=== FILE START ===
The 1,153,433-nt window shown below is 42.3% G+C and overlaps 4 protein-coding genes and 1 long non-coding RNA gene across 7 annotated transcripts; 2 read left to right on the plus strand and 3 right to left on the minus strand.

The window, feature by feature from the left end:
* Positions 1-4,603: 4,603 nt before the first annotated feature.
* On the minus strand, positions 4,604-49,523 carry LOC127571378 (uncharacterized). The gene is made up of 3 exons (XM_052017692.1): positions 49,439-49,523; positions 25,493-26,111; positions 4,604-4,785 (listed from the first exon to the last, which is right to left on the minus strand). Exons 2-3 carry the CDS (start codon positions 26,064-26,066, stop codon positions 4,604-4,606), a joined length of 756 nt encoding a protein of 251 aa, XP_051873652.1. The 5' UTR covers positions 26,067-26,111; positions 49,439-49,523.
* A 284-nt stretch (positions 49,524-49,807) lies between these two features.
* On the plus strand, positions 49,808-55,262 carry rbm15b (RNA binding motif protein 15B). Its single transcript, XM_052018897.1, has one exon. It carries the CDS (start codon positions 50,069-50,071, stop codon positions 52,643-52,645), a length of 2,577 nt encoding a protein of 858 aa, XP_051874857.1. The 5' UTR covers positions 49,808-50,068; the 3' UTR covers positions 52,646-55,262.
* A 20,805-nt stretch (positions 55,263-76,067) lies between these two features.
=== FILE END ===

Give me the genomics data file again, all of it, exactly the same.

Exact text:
The 1,153,433-nt window shown below is 42.3% G+C and overlaps 4 protein-coding genes and 1 long non-coding RNA gene across 7 annotated transcripts; 2 read left to right on the plus strand and 3 right to left on the minus strand.

The window, feature by feature from the left end:
* Positions 1-4,603: 4,603 nt before the first annotated feature.
* On the minus strand, positions 4,604-49,523 carry LOC127571378 (uncharacterized). The gene is made up of 3 exons (XM_052017692.1): positions 49,439-49,523; positions 25,493-26,111; positions 4,604-4,785 (listed from the first exon to the last, which is right to left on the minus strand). Exons 2-3 carry the CDS (start codon positions 26,064-26,066, stop codon positions 4,604-4,606), a joined length of 756 nt encoding a protein of 251 aa, XP_051873652.1. The 5' UTR covers positions 26,067-26,111; positions 49,439-49,523.
* A 284-nt stretch (positions 49,524-49,807) lies between these two features.
* On the plus strand, positions 49,808-55,262 carry rbm15b (RNA binding motif protein 15B). Its single transcript, XM_052018897.1, has one exon. It carries the CDS (start codon positions 50,069-50,071, stop codon positions 52,643-52,645), a length of 2,577 nt encoding a protein of 858 aa, XP_051874857.1. The 5' UTR covers positions 49,808-50,068; the 3' UTR covers positions 52,646-55,262.
* A 20,805-nt stretch (positions 55,263-76,067) lies between these two features.